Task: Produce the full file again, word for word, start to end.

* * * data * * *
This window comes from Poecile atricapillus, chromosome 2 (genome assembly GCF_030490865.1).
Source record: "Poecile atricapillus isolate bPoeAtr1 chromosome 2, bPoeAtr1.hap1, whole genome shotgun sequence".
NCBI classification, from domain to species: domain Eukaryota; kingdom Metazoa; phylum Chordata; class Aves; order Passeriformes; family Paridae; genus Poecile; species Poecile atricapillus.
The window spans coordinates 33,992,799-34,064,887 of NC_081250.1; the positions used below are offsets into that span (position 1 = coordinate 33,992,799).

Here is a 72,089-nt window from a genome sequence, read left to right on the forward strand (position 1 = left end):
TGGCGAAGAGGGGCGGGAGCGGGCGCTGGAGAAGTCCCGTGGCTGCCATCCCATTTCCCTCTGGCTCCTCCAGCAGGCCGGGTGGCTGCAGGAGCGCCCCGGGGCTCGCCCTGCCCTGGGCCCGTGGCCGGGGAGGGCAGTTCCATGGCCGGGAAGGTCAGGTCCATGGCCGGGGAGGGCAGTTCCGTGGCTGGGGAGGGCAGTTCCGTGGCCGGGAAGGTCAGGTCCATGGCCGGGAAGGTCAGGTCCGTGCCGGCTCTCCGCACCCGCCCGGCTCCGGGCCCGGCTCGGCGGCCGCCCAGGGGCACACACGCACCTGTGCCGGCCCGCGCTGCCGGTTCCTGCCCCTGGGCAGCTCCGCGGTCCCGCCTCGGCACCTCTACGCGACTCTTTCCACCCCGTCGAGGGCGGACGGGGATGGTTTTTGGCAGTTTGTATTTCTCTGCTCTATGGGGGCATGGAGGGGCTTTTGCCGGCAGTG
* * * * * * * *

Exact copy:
This window comes from Poecile atricapillus, chromosome 2 (genome assembly GCF_030490865.1).
Source record: "Poecile atricapillus isolate bPoeAtr1 chromosome 2, bPoeAtr1.hap1, whole genome shotgun sequence".
NCBI classification, from domain to species: domain Eukaryota; kingdom Metazoa; phylum Chordata; class Aves; order Passeriformes; family Paridae; genus Poecile; species Poecile atricapillus.
The window spans coordinates 33,992,799-34,064,887 of NC_081250.1; the positions used below are offsets into that span (position 1 = coordinate 33,992,799).

Here is a 72,089-nt window from a genome sequence, read left to right on the forward strand (position 1 = left end):
TGGCGAAGAGGGGCGGGAGCGGGCGCTGGAGAAGTCCCGTGGCTGCCATCCCATTTCCCTCTGGCTCCTCCAGCAGGCCGGGTGGCTGCAGGAGCGCCCCGGGGCTCGCCCTGCCCTGGGCCCGTGGCCGGGGAGGGCAGTTCCATGGCCGGGAAGGTCAGGTCCATGGCCGGGGAGGGCAGTTCCGTGGCTGGGGAGGGCAGTTCCGTGGCCGGGAAGGTCAGGTCCATGGCCGGGAAGGTCAGGTCCGTGCCGGCTCTCCGCACCCGCCCGGCTCCGGGCCCGGCTCGGCGGCCGCCCAGGGGCACACACGCACCTGTGCCGGCCCGCGCTGCCGGTTCCTGCCCCTGGGCAGCTCCGCGGTCCCGCCTCGGCACCTCTACGCGACTCTTTCCACCCCGTCGAGGGCGGACGGGGATGGTTTTTGGCAGTTTGTATTTCTCTGCTCTATGGGGGCATGGAGGGGCTTTTGCCGGCAGTG